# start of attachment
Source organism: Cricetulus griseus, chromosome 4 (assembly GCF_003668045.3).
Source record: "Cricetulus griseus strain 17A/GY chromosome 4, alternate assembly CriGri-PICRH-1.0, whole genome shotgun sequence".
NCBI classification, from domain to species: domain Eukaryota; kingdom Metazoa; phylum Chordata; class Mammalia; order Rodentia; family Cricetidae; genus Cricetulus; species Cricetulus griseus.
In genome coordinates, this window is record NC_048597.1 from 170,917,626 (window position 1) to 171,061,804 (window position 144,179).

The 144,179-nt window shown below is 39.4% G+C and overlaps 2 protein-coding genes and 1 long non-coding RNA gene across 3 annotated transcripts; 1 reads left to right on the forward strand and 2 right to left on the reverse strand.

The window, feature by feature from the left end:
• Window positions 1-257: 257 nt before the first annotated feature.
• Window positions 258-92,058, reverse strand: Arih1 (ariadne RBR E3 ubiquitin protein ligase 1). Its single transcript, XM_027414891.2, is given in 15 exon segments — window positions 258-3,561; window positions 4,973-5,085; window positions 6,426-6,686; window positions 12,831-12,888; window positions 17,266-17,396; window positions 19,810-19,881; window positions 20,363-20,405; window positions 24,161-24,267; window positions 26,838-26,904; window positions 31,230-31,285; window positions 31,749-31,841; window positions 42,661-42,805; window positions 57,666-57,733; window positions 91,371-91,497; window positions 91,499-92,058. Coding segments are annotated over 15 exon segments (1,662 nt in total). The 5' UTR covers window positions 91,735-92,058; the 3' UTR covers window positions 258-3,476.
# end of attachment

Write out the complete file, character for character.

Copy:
Source organism: Cricetulus griseus, chromosome 4 (assembly GCF_003668045.3).
Source record: "Cricetulus griseus strain 17A/GY chromosome 4, alternate assembly CriGri-PICRH-1.0, whole genome shotgun sequence".
NCBI classification, from domain to species: domain Eukaryota; kingdom Metazoa; phylum Chordata; class Mammalia; order Rodentia; family Cricetidae; genus Cricetulus; species Cricetulus griseus.
In genome coordinates, this window is record NC_048597.1 from 170,917,626 (window position 1) to 171,061,804 (window position 144,179).

The 144,179-nt window shown below is 39.4% G+C and overlaps 2 protein-coding genes and 1 long non-coding RNA gene across 3 annotated transcripts; 1 reads left to right on the forward strand and 2 right to left on the reverse strand.

The window, feature by feature from the left end:
• Window positions 1-257: 257 nt before the first annotated feature.
• Window positions 258-92,058, reverse strand: Arih1 (ariadne RBR E3 ubiquitin protein ligase 1). Its single transcript, XM_027414891.2, is given in 15 exon segments — window positions 258-3,561; window positions 4,973-5,085; window positions 6,426-6,686; window positions 12,831-12,888; window positions 17,266-17,396; window positions 19,810-19,881; window positions 20,363-20,405; window positions 24,161-24,267; window positions 26,838-26,904; window positions 31,230-31,285; window positions 31,749-31,841; window positions 42,661-42,805; window positions 57,666-57,733; window positions 91,371-91,497; window positions 91,499-92,058. Coding segments are annotated over 15 exon segments (1,662 nt in total). The 5' UTR covers window positions 91,735-92,058; the 3' UTR covers window positions 258-3,476.